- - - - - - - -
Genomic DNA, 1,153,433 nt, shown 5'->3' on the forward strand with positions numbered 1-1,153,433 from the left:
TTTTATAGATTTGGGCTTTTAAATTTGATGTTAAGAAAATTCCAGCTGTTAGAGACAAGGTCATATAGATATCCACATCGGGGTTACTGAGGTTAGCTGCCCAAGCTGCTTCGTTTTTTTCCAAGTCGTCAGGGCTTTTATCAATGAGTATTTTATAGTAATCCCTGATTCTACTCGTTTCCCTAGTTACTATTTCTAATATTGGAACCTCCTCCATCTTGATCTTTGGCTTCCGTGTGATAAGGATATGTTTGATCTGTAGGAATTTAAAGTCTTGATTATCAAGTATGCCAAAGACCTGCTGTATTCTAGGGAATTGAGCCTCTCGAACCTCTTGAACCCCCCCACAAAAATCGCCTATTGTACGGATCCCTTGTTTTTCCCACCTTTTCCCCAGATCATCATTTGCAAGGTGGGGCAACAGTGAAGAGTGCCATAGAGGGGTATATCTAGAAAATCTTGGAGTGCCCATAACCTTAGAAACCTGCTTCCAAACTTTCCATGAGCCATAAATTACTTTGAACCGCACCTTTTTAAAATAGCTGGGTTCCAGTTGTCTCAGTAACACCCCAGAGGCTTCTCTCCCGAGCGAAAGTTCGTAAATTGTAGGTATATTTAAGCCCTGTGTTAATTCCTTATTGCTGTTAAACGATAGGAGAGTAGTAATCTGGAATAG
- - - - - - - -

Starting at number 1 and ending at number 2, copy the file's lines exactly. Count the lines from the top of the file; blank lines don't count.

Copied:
Genomic DNA, 1,153,433 nt, shown 5'->3' on the forward strand with positions numbered 1-1,153,433 from the left:
TTTTATAGATTTGGGCTTTTAAATTTGATGTTAAGAAAATTCCAGCTGTTAGAGACAAGGTCATATAGATATCCACATCGGGGTTACTGAGGTTAGCTGCCCAAGCTGCTTCGTTTTTTTCCAAGTCGTCAGGGCTTTTATCAATGAGTATTTTATAGTAATCCCTGATTCTACTCGTTTCCCTAGTTACTATTTCTAATATTGGAACCTCCTCCATCTTGATCTTTGGCTTCCGTGTGATAAGGATATGTTTGATCTGTAGGAATTTAAAGTCTTGATTATCAAGTATGCCAAAGACCTGCTGTATTCTAGGGAATTGAGCCTCTCGAACCTCTTGAACCCCCCCACAAAAATCGCCTATTGTACGGATCCCTTGTTTTTCCCACCTTTTCCCCAGATCATCATTTGCAAGGTGGGGCAACAGTGAAGAGTGCCATAGAGGGGTATATCTAGAAAATCTTGGAGTGCCCATAACCTTAGAAACCTGCTTCCAAACTTTCCATGAGCCATAAATTACTTTGAACCGCACCTTTTTAAAATAGCTGGGTTCCAGTTGTCTCAGTAACACCCCAGAGGCTTCTCTCCCGAGCGAAAGTTCGTAAATTGTAGGTATATTTAAGCCCTGTGTTAATTCCTTATTGCTGTTAAACGATAGGAGAGTAGTAATCTGGAATAG